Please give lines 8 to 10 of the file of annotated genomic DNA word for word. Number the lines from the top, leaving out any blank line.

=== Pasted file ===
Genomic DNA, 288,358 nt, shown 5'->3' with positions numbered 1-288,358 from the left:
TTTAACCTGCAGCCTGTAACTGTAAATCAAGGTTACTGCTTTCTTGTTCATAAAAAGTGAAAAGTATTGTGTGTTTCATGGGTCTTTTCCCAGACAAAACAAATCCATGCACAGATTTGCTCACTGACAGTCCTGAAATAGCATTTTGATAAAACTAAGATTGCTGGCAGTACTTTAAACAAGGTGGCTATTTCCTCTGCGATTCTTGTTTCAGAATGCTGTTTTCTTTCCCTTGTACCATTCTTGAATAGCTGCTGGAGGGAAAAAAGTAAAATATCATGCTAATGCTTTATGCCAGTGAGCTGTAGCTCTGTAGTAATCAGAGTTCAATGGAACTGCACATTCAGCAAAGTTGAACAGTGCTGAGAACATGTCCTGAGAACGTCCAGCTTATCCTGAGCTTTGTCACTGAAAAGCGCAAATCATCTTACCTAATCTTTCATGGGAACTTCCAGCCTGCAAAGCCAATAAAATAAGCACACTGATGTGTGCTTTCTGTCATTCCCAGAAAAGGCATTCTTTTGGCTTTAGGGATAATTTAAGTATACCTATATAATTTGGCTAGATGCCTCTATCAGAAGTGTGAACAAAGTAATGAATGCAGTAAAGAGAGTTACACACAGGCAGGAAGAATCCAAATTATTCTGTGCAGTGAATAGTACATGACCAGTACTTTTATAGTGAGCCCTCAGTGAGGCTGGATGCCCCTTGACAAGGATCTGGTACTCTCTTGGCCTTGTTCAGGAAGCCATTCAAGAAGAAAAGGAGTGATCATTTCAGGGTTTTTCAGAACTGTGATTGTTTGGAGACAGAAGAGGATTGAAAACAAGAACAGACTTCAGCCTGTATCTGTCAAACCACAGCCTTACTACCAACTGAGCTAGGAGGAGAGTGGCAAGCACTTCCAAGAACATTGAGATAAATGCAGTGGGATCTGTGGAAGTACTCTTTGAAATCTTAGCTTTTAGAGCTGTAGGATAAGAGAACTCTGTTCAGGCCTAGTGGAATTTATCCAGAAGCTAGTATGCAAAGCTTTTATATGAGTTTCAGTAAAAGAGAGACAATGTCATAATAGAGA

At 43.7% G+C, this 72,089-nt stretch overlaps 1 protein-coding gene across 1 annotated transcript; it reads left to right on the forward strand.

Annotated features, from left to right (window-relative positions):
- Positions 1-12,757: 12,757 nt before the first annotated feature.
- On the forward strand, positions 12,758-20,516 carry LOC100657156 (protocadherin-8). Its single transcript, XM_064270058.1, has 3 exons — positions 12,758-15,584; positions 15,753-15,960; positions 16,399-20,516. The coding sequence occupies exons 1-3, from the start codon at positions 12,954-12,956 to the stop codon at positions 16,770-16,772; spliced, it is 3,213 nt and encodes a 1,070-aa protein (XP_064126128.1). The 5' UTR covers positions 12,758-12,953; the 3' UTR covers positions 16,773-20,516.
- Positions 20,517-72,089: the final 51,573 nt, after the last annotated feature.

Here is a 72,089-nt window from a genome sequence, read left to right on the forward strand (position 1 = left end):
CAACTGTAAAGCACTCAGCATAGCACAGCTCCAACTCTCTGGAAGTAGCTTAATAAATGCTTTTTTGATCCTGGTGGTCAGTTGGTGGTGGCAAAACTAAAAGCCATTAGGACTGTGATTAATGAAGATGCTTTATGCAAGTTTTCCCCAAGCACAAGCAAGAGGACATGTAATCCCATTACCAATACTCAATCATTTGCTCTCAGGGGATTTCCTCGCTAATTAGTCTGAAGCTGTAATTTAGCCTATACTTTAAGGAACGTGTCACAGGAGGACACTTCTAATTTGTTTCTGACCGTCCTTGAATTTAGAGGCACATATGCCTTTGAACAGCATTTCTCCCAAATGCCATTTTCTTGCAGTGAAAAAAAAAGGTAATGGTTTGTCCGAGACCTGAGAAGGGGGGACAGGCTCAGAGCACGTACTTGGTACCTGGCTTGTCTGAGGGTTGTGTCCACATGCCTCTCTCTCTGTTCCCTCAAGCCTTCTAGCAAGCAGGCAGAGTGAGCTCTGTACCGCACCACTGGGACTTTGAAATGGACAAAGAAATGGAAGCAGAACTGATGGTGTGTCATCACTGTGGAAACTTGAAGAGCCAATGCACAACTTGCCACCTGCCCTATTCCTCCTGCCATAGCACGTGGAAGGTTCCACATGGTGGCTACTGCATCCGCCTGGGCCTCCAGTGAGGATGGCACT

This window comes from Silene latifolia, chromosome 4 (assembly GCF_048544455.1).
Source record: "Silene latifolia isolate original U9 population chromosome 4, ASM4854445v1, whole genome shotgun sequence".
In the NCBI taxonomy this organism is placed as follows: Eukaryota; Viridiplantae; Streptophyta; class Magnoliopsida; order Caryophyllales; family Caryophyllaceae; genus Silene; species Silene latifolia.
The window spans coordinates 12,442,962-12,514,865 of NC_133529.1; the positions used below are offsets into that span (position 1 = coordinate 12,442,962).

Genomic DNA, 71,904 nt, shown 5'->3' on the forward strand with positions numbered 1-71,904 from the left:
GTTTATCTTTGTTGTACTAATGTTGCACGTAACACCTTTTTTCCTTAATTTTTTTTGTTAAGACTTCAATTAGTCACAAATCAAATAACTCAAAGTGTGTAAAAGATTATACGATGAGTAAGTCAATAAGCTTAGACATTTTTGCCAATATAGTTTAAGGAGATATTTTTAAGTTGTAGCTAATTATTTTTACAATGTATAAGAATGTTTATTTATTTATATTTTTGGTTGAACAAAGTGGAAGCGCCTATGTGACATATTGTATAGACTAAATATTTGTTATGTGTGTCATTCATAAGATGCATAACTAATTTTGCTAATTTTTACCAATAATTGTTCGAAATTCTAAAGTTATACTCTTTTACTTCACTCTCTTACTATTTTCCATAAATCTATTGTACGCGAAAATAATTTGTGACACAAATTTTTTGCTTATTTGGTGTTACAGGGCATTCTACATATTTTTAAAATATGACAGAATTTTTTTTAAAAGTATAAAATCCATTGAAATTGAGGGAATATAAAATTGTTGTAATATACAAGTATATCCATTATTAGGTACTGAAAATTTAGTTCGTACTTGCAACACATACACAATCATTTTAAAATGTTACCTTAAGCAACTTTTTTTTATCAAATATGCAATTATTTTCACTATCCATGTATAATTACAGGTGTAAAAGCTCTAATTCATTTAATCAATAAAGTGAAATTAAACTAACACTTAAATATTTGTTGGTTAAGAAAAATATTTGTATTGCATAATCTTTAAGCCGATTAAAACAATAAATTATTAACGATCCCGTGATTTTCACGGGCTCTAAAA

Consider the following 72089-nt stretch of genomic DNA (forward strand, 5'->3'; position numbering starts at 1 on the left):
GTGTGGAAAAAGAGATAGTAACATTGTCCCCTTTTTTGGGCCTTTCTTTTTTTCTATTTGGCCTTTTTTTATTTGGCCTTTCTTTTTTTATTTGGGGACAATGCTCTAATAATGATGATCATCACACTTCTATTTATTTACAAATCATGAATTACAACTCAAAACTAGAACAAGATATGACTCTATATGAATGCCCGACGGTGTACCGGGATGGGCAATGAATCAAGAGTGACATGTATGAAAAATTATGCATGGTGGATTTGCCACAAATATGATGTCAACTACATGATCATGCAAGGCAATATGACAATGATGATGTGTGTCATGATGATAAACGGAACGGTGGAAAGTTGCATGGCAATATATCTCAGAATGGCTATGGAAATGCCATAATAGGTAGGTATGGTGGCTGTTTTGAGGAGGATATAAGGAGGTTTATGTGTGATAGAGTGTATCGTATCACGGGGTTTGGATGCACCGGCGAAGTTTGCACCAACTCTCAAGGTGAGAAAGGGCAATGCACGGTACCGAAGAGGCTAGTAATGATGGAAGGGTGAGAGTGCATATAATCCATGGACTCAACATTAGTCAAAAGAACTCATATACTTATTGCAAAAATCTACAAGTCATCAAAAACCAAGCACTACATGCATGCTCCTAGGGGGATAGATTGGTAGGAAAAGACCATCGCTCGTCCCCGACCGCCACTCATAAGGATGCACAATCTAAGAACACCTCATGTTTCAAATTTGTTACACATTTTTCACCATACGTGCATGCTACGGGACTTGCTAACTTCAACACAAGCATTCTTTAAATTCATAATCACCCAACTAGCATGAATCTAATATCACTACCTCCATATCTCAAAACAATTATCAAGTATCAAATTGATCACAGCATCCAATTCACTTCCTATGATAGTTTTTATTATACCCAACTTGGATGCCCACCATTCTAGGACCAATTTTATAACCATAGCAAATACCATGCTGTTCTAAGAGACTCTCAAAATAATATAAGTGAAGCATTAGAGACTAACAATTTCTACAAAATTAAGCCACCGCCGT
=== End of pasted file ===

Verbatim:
Here is a 72,089-nt window from a genome sequence, read left to right on the forward strand (position 1 = left end):
CAACTGTAAAGCACTCAGCATAGCACAGCTCCAACTCTCTGGAAGTAGCTTAATAAATGCTTTTTTGATCCTGGTGGTCAGTTGGTGGTGGCAAAACTAAAAGCCATTAGGACTGTGATTAATGAAGATGCTTTATGCAAGTTTTCCCCAAGCACAAGCAAGAGGACATGTAATCCCATTACCAATACTCAATCATTTGCTCTCAGGGGATTTCCTCGCTAATTAGTCTGAAGCTGTAATTTAGCCTATACTTTAAGGAACGTGTCACAGGAGGACACTTCTAATTTGTTTCTGACCGTCCTTGAATTTAGAGGCACATATGCCTTTGAACAGCATTTCTCCCAAATGCCATTTTCTTGCAGTGAAAAAAAAAGGTAATGGTTTGTCCGAGACCTGAGAAGGGGGGACAGGCTCAGAGCACGTACTTGGTACCTGGCTTGTCTGAGGGTTGTGTCCACATGCCTCTCTCTCTGTTCCCTCAAGCCTTCTAGCAAGCAGGCAGAGTGAGCTCTGTACCGCACCACTGGGACTTTGAAATGGACAAAGAAATGGAAGCAGAACTGATGGTGTGTCATCACTGTGGAAACTTGAAGAGCCAATGCACAACTTGCCACCTGCCCTATTCCTCCTGCCATAGCACGTGGAAGGTTCCACATGGTGGCTACTGCATCCGCCTGGGCCTCCAGTGAGGATGGCACT

This window comes from Silene latifolia, chromosome 4 (assembly GCF_048544455.1).